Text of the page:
Wisnicki Finds Livingstone

By Chauncey Ross
April 12, 2012

Appeared in the Spring 2012 issue of IUP Magazine

Professor Adrian Wisnicki’s high-tech restoration of the legendary explorer David Livingstone’s missing diary has historians buzzing. It’s Livingstone unedited, they can presume.

Livingstone's Lost Diaries

Adrian Wisnicki with an 1874 edition of The Last Journals of David Livingstone in IUP’s Special Collections and University Archives

Adrian Wisnicki with an 1874 edition of The Last Journals of David Livingstone in IUP’s Special Collections and University Archives

Historians have been buzzing for months about British explorer David Livingstone’s freshly published personal diaries.

Livingstone chronicled almost 30 years of his travels in Africa, penning letters and journals from the rough notes he kept and relying on Arab traders and others to help relay his manuscripts back to his publishers. It’s what made Livingstone, a documentarian and prominent abolitionist, a legendary figure worldwide and a hero in his homeland.

Students of Livingstone have long been able to look behind his published works, researching his notes in Scottish archives. But there was a gap in his work in mid-1871.

Missing was Livingstone’s personal diary detailing a pivotal time in his final mission: a massacre of hundreds of Africans by Arab slave traders in the village of Nyangwe, in present-day Zambia.

But now Livingstone’s unedited, firsthand account of those months has been unveiled in a project headed by an IUP professor who relied on more than international detective work to find the papers.

Adrian Wisnicki’s challenge was compounded because Livingstone’s diary, handwritten in a crude homemade ink over an 1869 edition of the London Standard newspaper, had faded to near invisibility over the last 140 years.

Livingstone’s lost personal reflections have now come to light, quite literally, with the help of some sophisticated technology. Wisnicki and fellow researchers have completed a grant-funded project to put the long-missing Livingstone diary through a process called spectral imaging and rediscover Livingstone’s observations from a key period of African history. The result has been presented in a meticulously created website.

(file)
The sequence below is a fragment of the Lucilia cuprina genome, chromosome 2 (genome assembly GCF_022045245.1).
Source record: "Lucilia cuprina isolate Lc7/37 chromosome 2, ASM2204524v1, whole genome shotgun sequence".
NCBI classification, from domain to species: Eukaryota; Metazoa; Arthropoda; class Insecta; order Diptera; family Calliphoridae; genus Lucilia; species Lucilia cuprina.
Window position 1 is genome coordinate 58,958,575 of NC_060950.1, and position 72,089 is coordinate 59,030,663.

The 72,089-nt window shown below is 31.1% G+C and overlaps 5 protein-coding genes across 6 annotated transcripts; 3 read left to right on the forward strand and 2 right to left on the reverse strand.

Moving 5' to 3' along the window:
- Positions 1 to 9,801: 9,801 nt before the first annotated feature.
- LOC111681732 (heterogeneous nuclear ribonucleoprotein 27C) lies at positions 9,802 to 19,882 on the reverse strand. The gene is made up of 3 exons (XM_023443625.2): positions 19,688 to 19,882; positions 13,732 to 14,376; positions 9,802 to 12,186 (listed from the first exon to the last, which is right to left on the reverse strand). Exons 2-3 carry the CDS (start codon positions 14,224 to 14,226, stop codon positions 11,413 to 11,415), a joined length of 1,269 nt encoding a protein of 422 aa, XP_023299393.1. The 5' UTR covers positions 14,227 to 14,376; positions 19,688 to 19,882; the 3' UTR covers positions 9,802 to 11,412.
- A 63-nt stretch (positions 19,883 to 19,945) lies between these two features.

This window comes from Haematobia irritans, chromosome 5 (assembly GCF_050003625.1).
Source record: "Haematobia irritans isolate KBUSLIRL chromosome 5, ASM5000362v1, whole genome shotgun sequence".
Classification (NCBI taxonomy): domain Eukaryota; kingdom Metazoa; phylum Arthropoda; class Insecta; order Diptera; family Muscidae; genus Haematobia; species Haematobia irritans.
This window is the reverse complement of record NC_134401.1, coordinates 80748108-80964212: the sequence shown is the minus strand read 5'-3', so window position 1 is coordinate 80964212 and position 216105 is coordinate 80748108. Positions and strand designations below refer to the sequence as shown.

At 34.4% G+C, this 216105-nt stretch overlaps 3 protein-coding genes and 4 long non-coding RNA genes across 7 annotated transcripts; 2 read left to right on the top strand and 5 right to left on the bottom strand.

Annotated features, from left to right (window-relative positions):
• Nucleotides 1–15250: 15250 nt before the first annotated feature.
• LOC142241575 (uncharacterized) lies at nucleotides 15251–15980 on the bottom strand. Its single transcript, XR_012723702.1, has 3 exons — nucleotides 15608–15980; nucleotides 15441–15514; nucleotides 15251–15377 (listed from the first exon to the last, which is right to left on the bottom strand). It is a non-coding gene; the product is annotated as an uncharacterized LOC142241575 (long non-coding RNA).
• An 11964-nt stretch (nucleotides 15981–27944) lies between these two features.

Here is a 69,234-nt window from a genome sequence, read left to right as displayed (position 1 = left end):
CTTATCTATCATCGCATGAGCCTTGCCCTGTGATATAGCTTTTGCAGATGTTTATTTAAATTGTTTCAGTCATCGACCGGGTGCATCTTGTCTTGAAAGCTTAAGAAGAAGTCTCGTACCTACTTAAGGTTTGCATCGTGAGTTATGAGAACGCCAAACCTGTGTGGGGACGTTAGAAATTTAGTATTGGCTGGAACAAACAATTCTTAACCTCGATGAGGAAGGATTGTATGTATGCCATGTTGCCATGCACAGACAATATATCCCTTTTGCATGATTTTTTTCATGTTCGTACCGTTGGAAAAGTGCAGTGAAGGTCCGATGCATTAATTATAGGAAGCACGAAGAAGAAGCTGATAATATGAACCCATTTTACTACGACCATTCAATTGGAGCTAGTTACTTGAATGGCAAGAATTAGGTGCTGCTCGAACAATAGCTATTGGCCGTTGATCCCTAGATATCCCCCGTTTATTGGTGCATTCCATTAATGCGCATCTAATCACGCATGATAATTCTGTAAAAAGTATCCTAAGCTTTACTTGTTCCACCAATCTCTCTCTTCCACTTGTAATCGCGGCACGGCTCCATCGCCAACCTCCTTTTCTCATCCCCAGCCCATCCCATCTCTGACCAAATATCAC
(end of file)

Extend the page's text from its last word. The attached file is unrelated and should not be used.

“Ultimately we recovered about 99 percent of the text from what had been about 15 percent visibility,” Wisnicki said. “It’s a huge, huge difference and a huge success rate.”

And, in those scientifically restored words, he found the thoughts and feelings that had been edited from the published journals.

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Finding the Livingstone Diaries

Wisnicki, an assistant professor of 19th-century British literature, had many reasons driving him to explore Livingstone’s personal side. His affinity for Victorian literature grew while getting his doctorate at City University of New York. He became fascinated with contemporary African culture and literature in 2003-2004 while he and his wife lived in Botswana in southern Africa.

“The question was how could I combine those two interests? One answer was to work on literature of the British colonial era, so I developed a specialization in British travel in Africa,” he explained.

Wisnicki focused on Livingstone as he wrote a book on the influence of local African peoples and cultures on the writings of the British travelers. He studied many writers’ original unpublished works but hit a dead end while researching Livingstone’s version of the 1871 Nyangwe massacre.

“For the past 140 years, we’ve been able to read accounts from a letter and a revised journal, which are one step removed from the original diary,” Wisnicki said. “I wanted to look at the original diary and see his experiences as he originally recorded them while everything was happening.”

Portrait of Dr. Livingstone

Portrait of Dr. Livingstone

His primary resource was David Livingstone: A Catalogue of Documents, an inventory of more than 2,000 letters and dozens of journals. An exhaustive work, it is listed on Amazon.com for $109—used—in paperback.